I was told I don't show many photos of me in this, which mostly is done because I take most of the pictures you see. However if I was looking out for your welfare, I would limit your exposure to that as well, cause really, who wants to see me over and over.... This is taken up in a saddle on a ridgeline where we had to decide to turn around rather than take our group down the mountain. My NCO swears we could have made it, but he couldn't guarantee that all vehicles would have been in their original condition at the bottom. This gives you a good idea of what the terrain is to our west. While it looks like nothing grows here, a herd of goats grazes this area relatively often.

I lead in with all of the above, because our missions here are designed to see what we can see, and be seen by those who need to see us. The pictures that are in this entry were taken a couple of days ago, and help to tell the story here. I hope you enjoy it.
We tracked these guys back into the mountains following their vehicles tracks for a couple of miles, mostly because we didn't think that there was much legitimate reason to be so far off the beaten path with a truck. They are from the local town, and they had been gathering wood. This area used to have a good amount of vegetation, but the 10 years of drought has all but eliminated the trees in the area. They sell the wood for 15 Afghani per Kilogram. That is about 3 cents a pound in US dollars. The tripod that is in the right side of the picture is what they use to hold their scales. The reason that they camp here is that there is a spring that still has water and allows them to stay and work for a couple of weeks.

While we were talking with the group in the picture above, a herd of goats and a Shepardard came down off the mountain. Between the lack of water and the goats and sheep, it is amazing that anything survives to grow at all. There must have been 100 goats in this herd. Each one of them is worth approximately 100 dollars, if sold for meat. It was impressive to see that many move off the side of the mountain because it looked like they appeared out of no where.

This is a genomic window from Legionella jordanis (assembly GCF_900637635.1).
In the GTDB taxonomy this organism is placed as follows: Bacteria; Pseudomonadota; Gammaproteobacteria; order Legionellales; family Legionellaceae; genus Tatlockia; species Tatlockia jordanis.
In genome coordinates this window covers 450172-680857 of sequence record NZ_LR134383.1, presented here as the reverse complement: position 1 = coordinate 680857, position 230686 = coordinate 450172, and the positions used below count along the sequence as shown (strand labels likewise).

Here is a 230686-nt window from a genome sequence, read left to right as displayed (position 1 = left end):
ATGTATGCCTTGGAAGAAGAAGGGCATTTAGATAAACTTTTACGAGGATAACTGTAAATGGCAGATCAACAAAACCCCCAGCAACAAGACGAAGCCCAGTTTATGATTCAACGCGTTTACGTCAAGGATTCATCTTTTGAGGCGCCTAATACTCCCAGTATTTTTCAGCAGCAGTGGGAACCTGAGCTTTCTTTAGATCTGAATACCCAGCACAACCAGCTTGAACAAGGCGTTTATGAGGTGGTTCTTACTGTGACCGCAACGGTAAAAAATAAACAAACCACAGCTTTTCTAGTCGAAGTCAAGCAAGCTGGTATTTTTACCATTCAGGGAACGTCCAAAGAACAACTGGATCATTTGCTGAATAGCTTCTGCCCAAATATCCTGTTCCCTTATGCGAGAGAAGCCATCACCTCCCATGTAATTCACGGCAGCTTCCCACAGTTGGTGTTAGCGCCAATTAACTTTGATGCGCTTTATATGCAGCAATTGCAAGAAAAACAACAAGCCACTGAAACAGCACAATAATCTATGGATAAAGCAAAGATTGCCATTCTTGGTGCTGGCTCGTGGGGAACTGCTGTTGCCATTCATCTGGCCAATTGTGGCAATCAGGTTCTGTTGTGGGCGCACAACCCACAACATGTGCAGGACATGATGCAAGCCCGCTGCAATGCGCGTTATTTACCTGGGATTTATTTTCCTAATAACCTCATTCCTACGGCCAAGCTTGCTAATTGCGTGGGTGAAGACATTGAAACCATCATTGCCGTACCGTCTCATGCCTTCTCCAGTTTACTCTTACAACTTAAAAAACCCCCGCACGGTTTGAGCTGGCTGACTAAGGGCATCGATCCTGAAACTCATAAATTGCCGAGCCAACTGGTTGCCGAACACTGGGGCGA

This green bush also has some yellow leaves on it; we took the picture because it is the first wild growing bush we have seen that is green and the yellow leaves seem in line with the idea that fall is coming. In front of and beyond this bush is what we typically see in the rest of the desert. In order for the goats and sheep to survive around here, the winter must be the primary growing season. In fact while there has not been a drop of rain in this area in the time that I have been here, things have begun to green up, with the falling temperatures. That is a welcome sight for a guy from the Willamette valley. I guess come to think of it, this bush must also not taste very good, or be somewhat poisonous, as it hasn't been munched down to root stock by the animals in the area. I am sparing you the pictures I got of the lizard that came to visit, mostly because he is hard to see in the crack he hid in. He must have been about a foot long though, and moved over the rocks almost quicker than the eye could follow.

All my best to you all


1 comment:

Alice Widman said...

Well, I learned a new word today, or should I say slang term: Terp. That's for Interpreters, right?
Gotta keep up with the times!
Love, Alice